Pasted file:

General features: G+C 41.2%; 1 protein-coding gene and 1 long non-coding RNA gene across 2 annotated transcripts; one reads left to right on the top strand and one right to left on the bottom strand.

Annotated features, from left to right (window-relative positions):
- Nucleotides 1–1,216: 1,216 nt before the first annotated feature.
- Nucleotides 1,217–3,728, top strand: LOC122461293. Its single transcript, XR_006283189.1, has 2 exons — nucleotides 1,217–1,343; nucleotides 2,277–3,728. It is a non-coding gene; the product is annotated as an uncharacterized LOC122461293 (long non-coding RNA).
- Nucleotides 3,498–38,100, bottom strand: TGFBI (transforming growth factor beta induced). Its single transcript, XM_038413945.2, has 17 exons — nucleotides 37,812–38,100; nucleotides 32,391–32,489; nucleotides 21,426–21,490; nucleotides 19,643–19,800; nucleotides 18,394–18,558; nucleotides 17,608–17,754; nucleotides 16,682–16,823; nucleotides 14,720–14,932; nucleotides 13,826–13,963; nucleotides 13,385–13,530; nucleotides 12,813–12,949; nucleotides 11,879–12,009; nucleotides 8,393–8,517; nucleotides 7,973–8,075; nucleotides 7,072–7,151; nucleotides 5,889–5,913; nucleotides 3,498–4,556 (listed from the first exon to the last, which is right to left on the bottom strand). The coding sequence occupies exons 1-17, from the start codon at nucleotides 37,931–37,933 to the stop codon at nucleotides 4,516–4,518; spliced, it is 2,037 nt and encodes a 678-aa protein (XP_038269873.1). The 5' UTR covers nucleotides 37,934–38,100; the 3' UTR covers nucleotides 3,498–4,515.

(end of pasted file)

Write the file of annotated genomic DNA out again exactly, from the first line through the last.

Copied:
General features: G+C 41.2%; 1 protein-coding gene and 1 long non-coding RNA gene across 2 annotated transcripts; one reads left to right on the top strand and one right to left on the bottom strand.

Annotated features, from left to right (window-relative positions):
- Nucleotides 1–1,216: 1,216 nt before the first annotated feature.
- Nucleotides 1,217–3,728, top strand: LOC122461293. Its single transcript, XR_006283189.1, has 2 exons — nucleotides 1,217–1,343; nucleotides 2,277–3,728. It is a non-coding gene; the product is annotated as an uncharacterized LOC122461293 (long non-coding RNA).
- Nucleotides 3,498–38,100, bottom strand: TGFBI (transforming growth factor beta induced). Its single transcript, XM_038413945.2, has 17 exons — nucleotides 37,812–38,100; nucleotides 32,391–32,489; nucleotides 21,426–21,490; nucleotides 19,643–19,800; nucleotides 18,394–18,558; nucleotides 17,608–17,754; nucleotides 16,682–16,823; nucleotides 14,720–14,932; nucleotides 13,826–13,963; nucleotides 13,385–13,530; nucleotides 12,813–12,949; nucleotides 11,879–12,009; nucleotides 8,393–8,517; nucleotides 7,973–8,075; nucleotides 7,072–7,151; nucleotides 5,889–5,913; nucleotides 3,498–4,556 (listed from the first exon to the last, which is right to left on the bottom strand). The coding sequence occupies exons 1-17, from the start codon at nucleotides 37,931–37,933 to the stop codon at nucleotides 4,516–4,518; spliced, it is 2,037 nt and encodes a 678-aa protein (XP_038269873.1). The 5' UTR covers nucleotides 37,934–38,100; the 3' UTR covers nucleotides 3,498–4,515.